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More than 40,000 people are diagnosed with bowel cancer every year - the equivalent of one every 15 minutes - and while sadly some 16,000 people die from the disease every year, the good news is that 9 out of 10 people survive if it is diagnosed early enough.
Ros Jervis, Wolverhampton's Director of Public Health, said: "Bowel cancer is a terrible disease and sadly claims the lives of thousands of people every year.
"Early diagnosis is crucial for increasing the survival rate - and thankfully the vast majority of people diagnosed with bowel cancer survive if it is caught soon enough.
"Unfortunately too many people are still not being diagnosed early enough, often because they are either not aware of the symptoms they need to be looking out for, or because they are too scared to go to the doctors to talk about the problem.
"We are supporting Bowel Cancer Awareness Month, organised by Bowel Cancer UK, and encouraging people in Wolverhampton to find out about the symptoms of bowel cancer and what they should do if they think something is not quite right."
Symptoms of bowel cancer can include bleeding from the bottom, blood in poo, unexplained weight loss, a pain or lump in the stomach or extreme tiredness for no obvious reason.
People may experience one or more - or none - of these symptoms, and if they have any concerns they should speak to their GP as soon as possible.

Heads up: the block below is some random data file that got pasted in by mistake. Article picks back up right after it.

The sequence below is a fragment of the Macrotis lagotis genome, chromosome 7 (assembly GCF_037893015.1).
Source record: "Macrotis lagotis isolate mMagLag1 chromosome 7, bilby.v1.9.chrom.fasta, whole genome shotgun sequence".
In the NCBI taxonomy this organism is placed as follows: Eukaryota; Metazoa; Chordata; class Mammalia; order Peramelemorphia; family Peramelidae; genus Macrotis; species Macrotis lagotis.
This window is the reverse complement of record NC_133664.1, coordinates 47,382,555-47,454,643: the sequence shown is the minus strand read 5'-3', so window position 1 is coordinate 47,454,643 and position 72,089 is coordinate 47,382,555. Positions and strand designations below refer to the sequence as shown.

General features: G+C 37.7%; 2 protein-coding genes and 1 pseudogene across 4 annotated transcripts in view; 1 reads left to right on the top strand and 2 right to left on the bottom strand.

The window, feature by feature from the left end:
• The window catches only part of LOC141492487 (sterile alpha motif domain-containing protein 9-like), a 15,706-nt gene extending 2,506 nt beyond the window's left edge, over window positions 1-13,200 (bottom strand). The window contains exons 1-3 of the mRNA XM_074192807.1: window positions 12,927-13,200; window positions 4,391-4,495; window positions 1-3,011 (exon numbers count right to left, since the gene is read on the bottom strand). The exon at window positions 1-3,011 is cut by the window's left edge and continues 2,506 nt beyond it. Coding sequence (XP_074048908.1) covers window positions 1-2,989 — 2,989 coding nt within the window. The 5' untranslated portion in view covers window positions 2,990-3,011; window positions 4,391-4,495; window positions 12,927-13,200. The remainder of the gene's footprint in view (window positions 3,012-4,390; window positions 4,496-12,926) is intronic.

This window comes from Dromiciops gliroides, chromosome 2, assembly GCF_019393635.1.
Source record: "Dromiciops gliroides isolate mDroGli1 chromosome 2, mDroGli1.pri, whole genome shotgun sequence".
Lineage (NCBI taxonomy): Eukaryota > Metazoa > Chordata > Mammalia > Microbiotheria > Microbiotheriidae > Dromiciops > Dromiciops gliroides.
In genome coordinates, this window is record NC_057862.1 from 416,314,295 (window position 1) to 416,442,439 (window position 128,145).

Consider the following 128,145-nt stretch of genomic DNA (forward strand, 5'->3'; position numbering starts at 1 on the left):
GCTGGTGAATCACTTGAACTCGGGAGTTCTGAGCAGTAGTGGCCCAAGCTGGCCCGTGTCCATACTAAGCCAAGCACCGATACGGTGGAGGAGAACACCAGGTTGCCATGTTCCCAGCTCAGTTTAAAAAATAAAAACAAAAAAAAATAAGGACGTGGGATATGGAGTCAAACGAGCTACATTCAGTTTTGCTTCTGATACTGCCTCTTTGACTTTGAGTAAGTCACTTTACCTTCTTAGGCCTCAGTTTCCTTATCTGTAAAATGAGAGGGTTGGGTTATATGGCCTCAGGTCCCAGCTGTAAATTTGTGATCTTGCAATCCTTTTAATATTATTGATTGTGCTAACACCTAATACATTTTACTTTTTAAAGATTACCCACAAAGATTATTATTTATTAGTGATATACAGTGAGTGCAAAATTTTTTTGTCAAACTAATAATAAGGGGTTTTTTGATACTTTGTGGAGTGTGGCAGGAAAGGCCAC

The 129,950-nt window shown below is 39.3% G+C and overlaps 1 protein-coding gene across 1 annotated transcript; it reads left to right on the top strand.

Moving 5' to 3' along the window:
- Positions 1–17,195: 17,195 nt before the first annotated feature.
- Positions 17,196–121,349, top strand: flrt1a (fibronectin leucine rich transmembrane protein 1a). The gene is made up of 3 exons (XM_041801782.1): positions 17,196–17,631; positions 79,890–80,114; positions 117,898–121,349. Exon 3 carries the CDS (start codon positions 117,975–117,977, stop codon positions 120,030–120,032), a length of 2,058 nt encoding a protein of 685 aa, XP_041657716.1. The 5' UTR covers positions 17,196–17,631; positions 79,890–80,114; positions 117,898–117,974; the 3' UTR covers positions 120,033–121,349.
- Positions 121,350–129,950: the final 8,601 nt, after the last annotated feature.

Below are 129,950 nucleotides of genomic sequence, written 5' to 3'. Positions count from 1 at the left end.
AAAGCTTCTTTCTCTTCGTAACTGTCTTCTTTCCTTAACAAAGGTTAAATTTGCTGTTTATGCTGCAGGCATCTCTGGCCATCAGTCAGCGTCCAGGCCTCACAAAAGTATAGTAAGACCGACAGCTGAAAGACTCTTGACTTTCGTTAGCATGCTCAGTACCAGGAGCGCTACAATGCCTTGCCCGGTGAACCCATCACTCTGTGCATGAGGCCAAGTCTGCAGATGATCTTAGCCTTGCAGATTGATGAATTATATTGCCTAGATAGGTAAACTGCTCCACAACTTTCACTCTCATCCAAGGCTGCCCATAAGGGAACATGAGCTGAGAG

People may be more at risk of developing bowel cancer if they are over 50, have a family history of the disease or have longstanding inflammatory bowel disease such as Crohn's or colitis, have Type 2 diabetes or have polyps in their bowels.
They can reduce their risk of contracting bowel cancer by cutting down on red and processed meats, eating 5 or more portions of fruit and vegetables every day, keeping to a healthy weight and exercising regularly, stopping smoking and reducing alcohol intake.
For more information on bowel cancer, please visit Type=links;Linkid=5988;Title=Bowel Cancer UK;Target=_blank;.
The NHS Bowel Cancer Screening Programme offers screening every 2 years to all men and women aged 60 to 74 who are registered with a GP. Residents will automatically be sent an invitation, then their screening kit, so they can complete the test in the privacy of their own home, and the results will determine whether further tests are required.
It's important that people aged 60 to 74 ensure they are registered with their GP - and have provided up to date contact details - to ensure they receive the invitation.
- released: Thursday 9 April, 2015